George Joseph Bell (1890-1917)
South Shields glassmaker served as a stoker in the Royal Naval Reserve
George Joseph Bell was born on 9 October 1890 in South Shields. His father, George Bell (b 1867), was a boilermaker from Chatham, Kent. His mother was Eleanor Bell (b 1867) from South Shields. He had three brothers. At both the 1891 and 1901 censuses the Bell family lived at 103 Palmerston Street, South Shields but at the time of the 1911 census George and two of his brothers were boarders at 138 Commercial Road, South Shields. He was working as a pressed glassmaker at the “Edward Moore and Co Tyne Flint Glass Works” at the time. George married labourer’s daughter Harriett Bell (nee Shield) in South Shields in 1912.
George was a member of the Royal Naval Reserve. He was rated as a stoker with the service number 4872/S. On the night of 3/4 September 1917 he was at HMS Pembroke, which was the Naval Barracks at Chatham, Kent. It was attacked by German Gotha bombers which dropped 46 bombs, half of which fell on or near the base. George was killed on the night of the raid, one of 131 men killed and 90 injured. He was buried in New Cemetery, Gillingham, Kent.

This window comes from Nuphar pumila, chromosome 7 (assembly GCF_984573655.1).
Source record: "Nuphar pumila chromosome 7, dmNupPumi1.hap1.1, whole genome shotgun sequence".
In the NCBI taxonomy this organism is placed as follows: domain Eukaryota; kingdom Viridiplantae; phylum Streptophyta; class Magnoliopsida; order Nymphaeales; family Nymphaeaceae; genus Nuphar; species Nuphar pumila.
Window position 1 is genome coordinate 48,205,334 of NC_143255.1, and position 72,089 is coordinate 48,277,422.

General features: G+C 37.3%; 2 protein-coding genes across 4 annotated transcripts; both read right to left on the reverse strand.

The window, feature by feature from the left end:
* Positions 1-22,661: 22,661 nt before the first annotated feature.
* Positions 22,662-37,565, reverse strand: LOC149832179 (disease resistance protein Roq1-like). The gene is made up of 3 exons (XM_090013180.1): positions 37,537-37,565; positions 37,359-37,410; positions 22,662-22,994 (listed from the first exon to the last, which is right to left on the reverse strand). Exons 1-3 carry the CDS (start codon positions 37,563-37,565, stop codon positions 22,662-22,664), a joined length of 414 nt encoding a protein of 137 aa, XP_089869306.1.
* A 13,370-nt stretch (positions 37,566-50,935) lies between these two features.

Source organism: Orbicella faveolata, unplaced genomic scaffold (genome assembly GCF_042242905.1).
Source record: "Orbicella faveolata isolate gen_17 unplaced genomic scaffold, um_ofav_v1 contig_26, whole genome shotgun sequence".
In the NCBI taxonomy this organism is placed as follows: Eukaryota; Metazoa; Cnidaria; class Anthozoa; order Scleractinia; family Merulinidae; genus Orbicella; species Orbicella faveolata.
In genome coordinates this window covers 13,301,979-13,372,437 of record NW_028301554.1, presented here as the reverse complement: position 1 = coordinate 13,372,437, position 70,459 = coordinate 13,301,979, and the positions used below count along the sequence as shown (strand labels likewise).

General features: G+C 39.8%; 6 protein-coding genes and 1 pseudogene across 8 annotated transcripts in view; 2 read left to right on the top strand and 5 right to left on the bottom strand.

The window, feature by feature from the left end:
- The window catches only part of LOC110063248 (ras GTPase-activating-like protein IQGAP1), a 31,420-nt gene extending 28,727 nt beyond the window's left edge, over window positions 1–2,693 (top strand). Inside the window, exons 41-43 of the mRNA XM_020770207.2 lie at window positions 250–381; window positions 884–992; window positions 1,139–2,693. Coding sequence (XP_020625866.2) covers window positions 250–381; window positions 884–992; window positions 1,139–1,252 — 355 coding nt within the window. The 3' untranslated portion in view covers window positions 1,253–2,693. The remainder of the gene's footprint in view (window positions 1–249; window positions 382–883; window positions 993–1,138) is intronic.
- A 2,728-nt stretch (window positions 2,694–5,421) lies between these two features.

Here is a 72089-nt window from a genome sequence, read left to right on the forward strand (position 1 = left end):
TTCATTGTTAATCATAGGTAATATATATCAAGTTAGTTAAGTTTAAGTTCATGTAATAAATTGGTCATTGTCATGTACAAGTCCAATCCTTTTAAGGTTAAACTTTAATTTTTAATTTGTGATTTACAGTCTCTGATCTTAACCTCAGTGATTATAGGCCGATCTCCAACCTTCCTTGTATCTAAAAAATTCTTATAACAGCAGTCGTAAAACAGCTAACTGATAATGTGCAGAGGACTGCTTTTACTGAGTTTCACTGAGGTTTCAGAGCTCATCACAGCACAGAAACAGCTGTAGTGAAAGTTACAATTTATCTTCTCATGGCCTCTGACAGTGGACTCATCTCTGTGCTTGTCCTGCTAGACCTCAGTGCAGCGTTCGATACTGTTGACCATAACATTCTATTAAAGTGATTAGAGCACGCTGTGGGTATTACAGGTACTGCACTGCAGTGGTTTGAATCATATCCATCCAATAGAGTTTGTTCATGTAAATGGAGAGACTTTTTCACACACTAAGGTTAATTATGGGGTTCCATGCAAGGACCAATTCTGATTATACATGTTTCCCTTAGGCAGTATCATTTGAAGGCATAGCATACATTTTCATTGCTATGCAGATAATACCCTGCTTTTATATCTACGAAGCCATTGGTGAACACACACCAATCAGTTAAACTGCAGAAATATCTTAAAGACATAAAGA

George Joseph Bell was awarded the Victory Medal and the British War Medal for his service in World War One.
Civil Parish: South Shields
Birth date: 09-Oct-1890
Death date: 03-Sep-1917
Armed force/civilian: Navy
Residence: 103 Palmerston Street, South Shields (1891 & 1901 census)
138 Commercial Road, South Shields (1911 census)
Parents: George Bell (b1867), Eleanor Bell (b 1867)
Siblings: Robert Taylor Bell (b 1888), John S Bell (b892), Matthew Thompson Bell (b 1896)
Spouse: Harriett Bell nee Shield (b 1892)
Royal Naval Reserve
Medal(s): Victory Medal
British War Medal
Memorial(s): New Cemetery Gillingham Kent
Contributed by David D, Stanley, Co Durham
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